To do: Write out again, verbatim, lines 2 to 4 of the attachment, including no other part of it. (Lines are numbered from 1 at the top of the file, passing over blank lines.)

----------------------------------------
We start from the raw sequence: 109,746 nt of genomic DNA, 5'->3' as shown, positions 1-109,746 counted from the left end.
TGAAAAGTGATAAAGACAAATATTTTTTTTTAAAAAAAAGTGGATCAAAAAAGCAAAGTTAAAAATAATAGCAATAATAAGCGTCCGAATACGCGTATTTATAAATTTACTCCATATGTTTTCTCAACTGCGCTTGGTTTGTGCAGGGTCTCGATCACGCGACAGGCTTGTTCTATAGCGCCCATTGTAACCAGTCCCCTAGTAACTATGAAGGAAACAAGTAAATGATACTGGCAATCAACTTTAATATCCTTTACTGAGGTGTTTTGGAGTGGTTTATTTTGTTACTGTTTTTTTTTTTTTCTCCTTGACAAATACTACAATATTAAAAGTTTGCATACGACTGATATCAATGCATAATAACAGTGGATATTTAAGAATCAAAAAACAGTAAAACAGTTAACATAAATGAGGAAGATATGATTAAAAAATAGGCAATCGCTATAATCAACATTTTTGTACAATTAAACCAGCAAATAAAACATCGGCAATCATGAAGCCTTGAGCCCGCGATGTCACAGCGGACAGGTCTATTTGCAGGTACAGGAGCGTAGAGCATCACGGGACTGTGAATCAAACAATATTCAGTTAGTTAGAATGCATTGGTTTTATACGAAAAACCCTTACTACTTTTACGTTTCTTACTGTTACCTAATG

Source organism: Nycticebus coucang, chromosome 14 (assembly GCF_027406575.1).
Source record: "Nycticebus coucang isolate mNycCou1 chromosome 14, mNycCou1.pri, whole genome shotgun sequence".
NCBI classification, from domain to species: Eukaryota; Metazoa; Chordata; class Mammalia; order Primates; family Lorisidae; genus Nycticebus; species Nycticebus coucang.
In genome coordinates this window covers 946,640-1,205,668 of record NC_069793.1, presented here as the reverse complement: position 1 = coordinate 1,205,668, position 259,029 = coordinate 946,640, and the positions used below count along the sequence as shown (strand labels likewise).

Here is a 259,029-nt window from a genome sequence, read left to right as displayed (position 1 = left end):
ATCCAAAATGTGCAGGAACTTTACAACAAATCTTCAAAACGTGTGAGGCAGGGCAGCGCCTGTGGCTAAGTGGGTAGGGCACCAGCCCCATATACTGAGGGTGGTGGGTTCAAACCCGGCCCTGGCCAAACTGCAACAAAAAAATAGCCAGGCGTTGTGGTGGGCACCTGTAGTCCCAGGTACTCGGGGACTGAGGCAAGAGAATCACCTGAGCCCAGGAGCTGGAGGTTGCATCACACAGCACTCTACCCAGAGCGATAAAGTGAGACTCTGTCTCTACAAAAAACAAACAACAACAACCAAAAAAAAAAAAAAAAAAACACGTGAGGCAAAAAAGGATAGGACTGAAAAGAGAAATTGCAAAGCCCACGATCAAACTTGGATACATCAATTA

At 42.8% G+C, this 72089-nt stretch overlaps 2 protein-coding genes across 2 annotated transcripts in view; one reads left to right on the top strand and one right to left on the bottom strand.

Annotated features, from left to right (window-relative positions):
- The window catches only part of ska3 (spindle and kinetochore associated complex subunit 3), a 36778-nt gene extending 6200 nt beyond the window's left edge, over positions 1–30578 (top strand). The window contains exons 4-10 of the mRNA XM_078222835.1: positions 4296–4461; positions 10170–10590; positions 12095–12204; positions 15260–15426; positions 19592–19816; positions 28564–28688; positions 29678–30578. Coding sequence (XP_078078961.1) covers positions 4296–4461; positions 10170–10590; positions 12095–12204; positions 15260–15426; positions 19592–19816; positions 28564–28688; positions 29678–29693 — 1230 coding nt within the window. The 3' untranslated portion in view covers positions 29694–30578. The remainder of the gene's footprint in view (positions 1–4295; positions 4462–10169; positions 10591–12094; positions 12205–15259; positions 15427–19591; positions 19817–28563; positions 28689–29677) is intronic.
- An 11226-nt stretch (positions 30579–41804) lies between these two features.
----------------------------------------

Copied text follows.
TGAAAAGTGATAAAGACAAATATTTTTTTTTAAAAAAAAGTGGATCAAAAAAGCAAAGTTAAAAATAATAGCAATAATAAGCGTCCGAATACGCGTATTTATAAATTTACTCCATATGTTTTCTCAACTGCGCTTGGTTTGTGCAGGGTCTCGATCACGCGACAGGCTTGTTCTATAGCGCCCATTGTAACCAGTCCCCTAGTAACTATGAAGGAAACAAGTAAATGATACTGGCAATCAACTTTAATATCCTTTACTGAGGTGTTTTGGAGTGGTTTATTTTGTTACTGTTTTTTTTTTTTTCTCCTTGACAAATACTACAATATTAAAAGTTTGCATACGACTGATATCAATGCATAATAACAGTGGATATTTAAGAATCAAAAAACAGTAAAACAGTTAACATAAATGAGGAAGATATGATTAAAAAATAGGCAATCGCTATAATCAACATTTTTGTACAATTAAACCAGCAAATAAAACATCGGCAATCATGAAGCCTTGAGCCCGCGATGTCACAGCGGACAGGTCTATTTGCAGGTACAGGAGCGTAGAGCATCACGGGACTGTGAATCAAACAATATTCAGTTAGTTAGAATGCATTGGTTTTATACGAAAAACCCTTACTACTTTTACGTTTCTTACTGTTACCTAATG

Source organism: Nycticebus coucang, chromosome 14 (assembly GCF_027406575.1).
Source record: "Nycticebus coucang isolate mNycCou1 chromosome 14, mNycCou1.pri, whole genome shotgun sequence".